Backup best practices, a shortlist
This shortlist will hopefully be a great step forward for you and for your backups. If you find anything in this list that you’re already doing, then great!
But, if you know any best practices that you think are missing from this list, please leave a comment and we will consider it and possibily add it to our list, and this way we will contribute to the knowledge ‘database’ about backups, which might someday help someone else in your position.
Backups should not be on the same physical storage as your database files
So, as you might suspect, having the database backup on the same physical drive as the database itself is not a particular good idea, because in case something bad happens to the drive you lose both your database and your backup.
This is why one of the first tips is to put your backups on a different storage, as far as possible, in terms of risk, from the same place where the database it backs up.
It might look like a simple and obvious thing to do, but in case you’re not doing it, you should, because it will save you a lot of work.
Set up schedules to automate your backups
The next step in prevention and backup safety and reliability is to set up (automate) the backup process through the means of schedules.
Creating such schedules is important because, with the passing of time, your backups get older and out of date. Also, with time, there is a higher risk of data loss.
Keep yourself protected and be sure that you always have at hand a way to reestablish your data up until the point where the database failed.
These schedules will provide you an exact history of your data with the frequency you specify, depending on the business needs of your application or company, the importance of your data or other particular factors.
Use a test server to verify the restore procedure of your backups
You might think your data is safe if the backup process has finished succesfully, but there is still another step that has to be done before you can safely say you have backed up your data, the restore process.
Without going through the entire process of recovering your data, through the restoring process, you cannot be sure that you can still access it. Other factors might influence this, like media corruption, and you cannot get hold of your data after backup.
Anoter item in the list of backup best practices is to frequently do a restoring test with all of the options you are going to use in a real-life scenario, on a test server. This will minimize the chances that you are caught off guard in the event of an unfortunate situation.
Test your recovery strategies
The next bulletpoint in the backup best practices list is in regard to recovery strategies.
The success of a company is determined by its ability to quickly respond to changes. Although backup strategies are created to cover a full array of events, with time, they might become out of date.
This is why, periodically, you should take the time and go over all of the scenarios and see if there are any new elements that should be introduced in your specific strategy.
These scenarios should take into consideration both the impact on your individual database restores and also on the backups of your system databases.
Use all available verification options during backup process
One more tip we can give about backup best practices is that you should be using all of the available verification options when you are doing your backups. This will help you be sure that all of the backups that you create will be created correctly and will be consistent from a transactional point of view.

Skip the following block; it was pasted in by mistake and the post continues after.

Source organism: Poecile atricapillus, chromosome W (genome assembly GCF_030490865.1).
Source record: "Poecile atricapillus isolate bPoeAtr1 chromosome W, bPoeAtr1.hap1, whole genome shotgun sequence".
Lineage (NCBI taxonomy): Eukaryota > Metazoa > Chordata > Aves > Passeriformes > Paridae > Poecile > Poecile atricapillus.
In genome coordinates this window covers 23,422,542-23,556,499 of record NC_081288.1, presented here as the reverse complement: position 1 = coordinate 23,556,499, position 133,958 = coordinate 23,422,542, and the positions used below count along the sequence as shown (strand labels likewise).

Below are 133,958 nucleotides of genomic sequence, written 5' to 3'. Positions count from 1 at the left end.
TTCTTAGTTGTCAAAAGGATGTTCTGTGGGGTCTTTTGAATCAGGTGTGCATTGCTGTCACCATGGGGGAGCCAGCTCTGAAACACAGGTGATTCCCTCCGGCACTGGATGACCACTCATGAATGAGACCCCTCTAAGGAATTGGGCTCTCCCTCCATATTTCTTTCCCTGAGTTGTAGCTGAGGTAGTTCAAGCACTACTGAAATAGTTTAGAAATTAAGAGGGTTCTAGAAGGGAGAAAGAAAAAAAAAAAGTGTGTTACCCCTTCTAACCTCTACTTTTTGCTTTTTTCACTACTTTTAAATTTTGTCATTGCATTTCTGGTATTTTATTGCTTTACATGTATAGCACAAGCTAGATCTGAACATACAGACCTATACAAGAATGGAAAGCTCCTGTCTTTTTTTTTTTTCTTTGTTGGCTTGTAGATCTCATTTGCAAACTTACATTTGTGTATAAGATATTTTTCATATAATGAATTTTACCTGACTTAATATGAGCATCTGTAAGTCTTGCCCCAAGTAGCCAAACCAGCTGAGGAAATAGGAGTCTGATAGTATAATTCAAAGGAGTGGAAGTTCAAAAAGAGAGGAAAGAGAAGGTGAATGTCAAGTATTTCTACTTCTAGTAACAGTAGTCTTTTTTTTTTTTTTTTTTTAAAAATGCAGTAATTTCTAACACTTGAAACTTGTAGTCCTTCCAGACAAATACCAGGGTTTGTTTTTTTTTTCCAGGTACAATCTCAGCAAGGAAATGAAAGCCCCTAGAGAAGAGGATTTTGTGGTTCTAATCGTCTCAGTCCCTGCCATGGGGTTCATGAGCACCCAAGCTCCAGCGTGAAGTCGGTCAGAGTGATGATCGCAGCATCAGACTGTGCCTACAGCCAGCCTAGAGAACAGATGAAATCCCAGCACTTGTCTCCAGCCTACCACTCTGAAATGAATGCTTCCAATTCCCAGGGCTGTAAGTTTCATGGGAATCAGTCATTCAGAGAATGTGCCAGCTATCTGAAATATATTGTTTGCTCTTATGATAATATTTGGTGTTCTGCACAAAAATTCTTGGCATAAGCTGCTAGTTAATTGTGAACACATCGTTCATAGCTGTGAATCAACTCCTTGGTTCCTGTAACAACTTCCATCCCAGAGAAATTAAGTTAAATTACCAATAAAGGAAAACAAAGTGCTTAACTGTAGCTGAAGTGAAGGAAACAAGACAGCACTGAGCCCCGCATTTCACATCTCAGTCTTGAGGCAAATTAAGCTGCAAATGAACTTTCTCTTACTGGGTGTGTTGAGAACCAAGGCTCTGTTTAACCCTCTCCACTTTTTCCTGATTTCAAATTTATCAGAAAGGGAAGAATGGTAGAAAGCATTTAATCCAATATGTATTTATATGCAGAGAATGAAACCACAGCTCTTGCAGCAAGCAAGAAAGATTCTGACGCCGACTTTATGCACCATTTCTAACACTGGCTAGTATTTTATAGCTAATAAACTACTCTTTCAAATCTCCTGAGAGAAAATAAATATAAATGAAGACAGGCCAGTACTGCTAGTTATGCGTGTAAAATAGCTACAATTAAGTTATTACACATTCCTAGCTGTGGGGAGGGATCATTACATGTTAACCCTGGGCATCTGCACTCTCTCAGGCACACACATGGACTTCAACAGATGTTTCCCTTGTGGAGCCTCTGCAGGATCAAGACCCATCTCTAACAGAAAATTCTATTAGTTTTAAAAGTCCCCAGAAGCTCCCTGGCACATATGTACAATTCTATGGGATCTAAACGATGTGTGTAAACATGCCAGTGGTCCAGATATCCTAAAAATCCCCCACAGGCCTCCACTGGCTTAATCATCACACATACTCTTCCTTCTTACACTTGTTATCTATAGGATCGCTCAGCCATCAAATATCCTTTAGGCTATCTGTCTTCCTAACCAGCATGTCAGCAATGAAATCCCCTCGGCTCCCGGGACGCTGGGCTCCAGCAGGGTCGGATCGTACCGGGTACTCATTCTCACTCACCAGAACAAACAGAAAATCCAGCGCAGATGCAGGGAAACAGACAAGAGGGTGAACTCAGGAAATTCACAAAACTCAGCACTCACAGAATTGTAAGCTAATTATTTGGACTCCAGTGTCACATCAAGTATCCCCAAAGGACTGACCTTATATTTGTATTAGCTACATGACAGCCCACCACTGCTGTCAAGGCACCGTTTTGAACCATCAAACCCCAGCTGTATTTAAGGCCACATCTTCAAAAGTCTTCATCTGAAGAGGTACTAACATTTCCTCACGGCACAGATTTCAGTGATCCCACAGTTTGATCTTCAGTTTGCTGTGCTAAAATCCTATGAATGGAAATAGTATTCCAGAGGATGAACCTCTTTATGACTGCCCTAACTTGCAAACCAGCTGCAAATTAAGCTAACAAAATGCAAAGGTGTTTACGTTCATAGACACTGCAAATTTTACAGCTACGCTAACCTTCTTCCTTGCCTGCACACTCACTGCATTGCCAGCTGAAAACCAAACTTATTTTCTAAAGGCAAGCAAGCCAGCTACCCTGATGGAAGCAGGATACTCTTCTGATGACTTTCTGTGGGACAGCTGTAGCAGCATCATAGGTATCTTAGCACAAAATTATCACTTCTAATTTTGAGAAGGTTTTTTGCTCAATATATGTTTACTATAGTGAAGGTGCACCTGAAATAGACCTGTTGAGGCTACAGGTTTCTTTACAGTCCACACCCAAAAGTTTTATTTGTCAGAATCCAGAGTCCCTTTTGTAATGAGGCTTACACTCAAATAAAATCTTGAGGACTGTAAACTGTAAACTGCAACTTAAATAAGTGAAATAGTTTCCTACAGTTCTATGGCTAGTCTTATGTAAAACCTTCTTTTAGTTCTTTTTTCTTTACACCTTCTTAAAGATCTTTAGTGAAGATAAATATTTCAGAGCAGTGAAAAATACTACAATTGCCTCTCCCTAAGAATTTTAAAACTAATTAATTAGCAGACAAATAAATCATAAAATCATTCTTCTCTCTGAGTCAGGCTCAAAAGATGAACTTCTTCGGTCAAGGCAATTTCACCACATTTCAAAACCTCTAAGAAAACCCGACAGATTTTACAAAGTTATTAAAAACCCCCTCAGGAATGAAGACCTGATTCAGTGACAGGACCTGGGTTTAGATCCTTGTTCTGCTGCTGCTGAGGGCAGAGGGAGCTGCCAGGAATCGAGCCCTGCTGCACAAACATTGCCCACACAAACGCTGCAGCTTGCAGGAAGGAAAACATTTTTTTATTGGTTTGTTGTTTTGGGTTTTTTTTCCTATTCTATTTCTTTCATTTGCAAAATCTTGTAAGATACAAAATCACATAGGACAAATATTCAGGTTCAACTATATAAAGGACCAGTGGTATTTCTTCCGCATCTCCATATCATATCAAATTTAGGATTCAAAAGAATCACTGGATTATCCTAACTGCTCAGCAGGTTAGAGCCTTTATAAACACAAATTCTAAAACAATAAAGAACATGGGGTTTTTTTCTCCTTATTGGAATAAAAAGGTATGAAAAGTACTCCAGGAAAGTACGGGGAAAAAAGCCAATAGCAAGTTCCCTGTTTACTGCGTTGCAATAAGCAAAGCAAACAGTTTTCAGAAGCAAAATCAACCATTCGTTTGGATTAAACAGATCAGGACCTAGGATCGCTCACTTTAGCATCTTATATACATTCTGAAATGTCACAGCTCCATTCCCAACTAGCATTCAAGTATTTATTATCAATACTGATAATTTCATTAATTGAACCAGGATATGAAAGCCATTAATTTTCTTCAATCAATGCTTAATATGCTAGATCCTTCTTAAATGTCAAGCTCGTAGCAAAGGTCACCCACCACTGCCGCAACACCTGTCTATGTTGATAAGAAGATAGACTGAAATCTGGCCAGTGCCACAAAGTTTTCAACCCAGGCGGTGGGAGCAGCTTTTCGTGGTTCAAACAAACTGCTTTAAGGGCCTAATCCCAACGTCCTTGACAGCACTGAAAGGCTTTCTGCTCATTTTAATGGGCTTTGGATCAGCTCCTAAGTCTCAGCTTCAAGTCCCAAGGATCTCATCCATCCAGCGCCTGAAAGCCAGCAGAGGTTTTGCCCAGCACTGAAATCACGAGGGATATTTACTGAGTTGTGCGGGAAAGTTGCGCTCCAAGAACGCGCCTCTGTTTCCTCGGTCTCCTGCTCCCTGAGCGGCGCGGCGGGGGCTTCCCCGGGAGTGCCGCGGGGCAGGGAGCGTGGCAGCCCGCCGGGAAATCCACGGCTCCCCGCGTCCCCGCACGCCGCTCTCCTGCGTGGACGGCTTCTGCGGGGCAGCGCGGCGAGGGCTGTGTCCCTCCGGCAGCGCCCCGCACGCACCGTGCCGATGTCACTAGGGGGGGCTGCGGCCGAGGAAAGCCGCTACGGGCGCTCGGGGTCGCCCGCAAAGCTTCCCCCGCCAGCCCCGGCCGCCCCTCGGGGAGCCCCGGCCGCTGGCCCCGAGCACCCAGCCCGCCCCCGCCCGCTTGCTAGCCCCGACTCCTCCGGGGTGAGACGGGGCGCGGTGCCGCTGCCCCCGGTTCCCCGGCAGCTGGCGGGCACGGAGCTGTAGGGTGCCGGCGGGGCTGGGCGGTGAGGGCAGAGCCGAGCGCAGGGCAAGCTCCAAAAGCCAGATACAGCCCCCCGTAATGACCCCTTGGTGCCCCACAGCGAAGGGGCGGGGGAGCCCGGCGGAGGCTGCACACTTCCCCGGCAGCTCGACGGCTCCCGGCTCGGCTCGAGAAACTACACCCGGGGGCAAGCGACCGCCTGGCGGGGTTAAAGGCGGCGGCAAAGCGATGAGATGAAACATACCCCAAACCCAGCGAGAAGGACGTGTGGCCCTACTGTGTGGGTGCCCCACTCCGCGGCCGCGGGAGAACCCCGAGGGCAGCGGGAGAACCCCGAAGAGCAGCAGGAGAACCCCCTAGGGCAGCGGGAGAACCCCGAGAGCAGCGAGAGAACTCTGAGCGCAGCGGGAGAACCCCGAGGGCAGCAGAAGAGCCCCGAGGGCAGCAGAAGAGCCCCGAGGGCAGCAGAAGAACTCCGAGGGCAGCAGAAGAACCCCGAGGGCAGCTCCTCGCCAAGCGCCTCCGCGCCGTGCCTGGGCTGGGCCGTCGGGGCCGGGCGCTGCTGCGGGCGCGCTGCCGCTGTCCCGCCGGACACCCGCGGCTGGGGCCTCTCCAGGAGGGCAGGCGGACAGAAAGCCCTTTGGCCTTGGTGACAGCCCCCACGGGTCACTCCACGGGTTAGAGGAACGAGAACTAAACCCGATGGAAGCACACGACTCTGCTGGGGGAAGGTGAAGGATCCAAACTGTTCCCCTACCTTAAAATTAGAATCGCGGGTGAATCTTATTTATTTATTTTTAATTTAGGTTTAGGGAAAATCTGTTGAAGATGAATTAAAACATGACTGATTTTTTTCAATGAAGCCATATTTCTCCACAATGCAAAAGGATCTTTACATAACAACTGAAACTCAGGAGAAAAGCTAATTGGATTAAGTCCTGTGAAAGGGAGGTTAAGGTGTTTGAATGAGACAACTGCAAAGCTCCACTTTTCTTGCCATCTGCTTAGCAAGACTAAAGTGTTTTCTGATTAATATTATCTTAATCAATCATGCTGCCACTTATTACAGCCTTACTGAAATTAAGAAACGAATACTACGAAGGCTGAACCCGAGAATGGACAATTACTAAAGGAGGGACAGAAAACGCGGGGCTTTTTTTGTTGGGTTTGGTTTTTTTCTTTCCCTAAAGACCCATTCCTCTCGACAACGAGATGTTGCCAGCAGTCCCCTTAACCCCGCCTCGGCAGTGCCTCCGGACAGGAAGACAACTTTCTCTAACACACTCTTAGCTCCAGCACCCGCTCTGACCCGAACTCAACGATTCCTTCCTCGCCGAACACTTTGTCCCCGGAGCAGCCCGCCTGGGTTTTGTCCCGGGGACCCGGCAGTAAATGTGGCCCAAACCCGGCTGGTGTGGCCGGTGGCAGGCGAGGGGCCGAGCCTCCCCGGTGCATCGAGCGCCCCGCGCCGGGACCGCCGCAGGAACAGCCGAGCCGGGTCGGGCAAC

Now, depending on how you prefer to do your backups, with T-SQL, through a wizard or other applications, there are multiple options.
For example, if you are using T-SQL:
- Make sure that when you write your BACKUP command you also include the CHECKSUM condition in the WITH clause. This will force the operation to verify that each page of data written to the backup is passed through a checksum operation to ensure consistency on the backup media. A sample query would be like this:
BACKUP DATABASE MainDB TO DISK = 'X:BackupsMainDB.bak' WITH CHECKSUM;
In the case you’re using a visual interface, for example SSMS (SQL Server Management Studio), make sure to have ticked the first two options in the Reliability section:
- The options, Verify backup when finished and Perform checksum before writing to media are going to act as an additional step of verification in the backup workflow and will guarantee that your backup is consistent, along with the data in it.
A different approach of making backups would be through SQL Server Maintenance Plans:
- Here you will have to tick a single checkbox, the option for Database Integrity.
If all of the above options seem to be for any reason out of hand for you, then we recommend using another piece of software, SQLBackupAndFTP. It is a very very simple tool to use and it has all of the most important options.
Now, we’re just over half-way through our list, and if you have started to incorporate any of these practices in your backup process, then you will surely have skipped yourself a few headaches in the future.
Now, continuing with our list, the next items in our backup best practices list are:
Doing a FULL backup daily
This might sound as a bit too resource intensive operation, but it is the best way to prevent any data loss.
Now, depending on the business needs of your organization you should pick a recovery model (more details here) that will be your organization’s first line of protection against data loss. If your organization can accept to lose 15, 30 or 60 minutes worth of data, then you should go for a simple recovery model.
Most cases would require you to do this FULL backup on a daily basis, but despite the overhead added by the time and occupied resources for such a process, the guarantee that your data is safe is, in our opinion, worth it.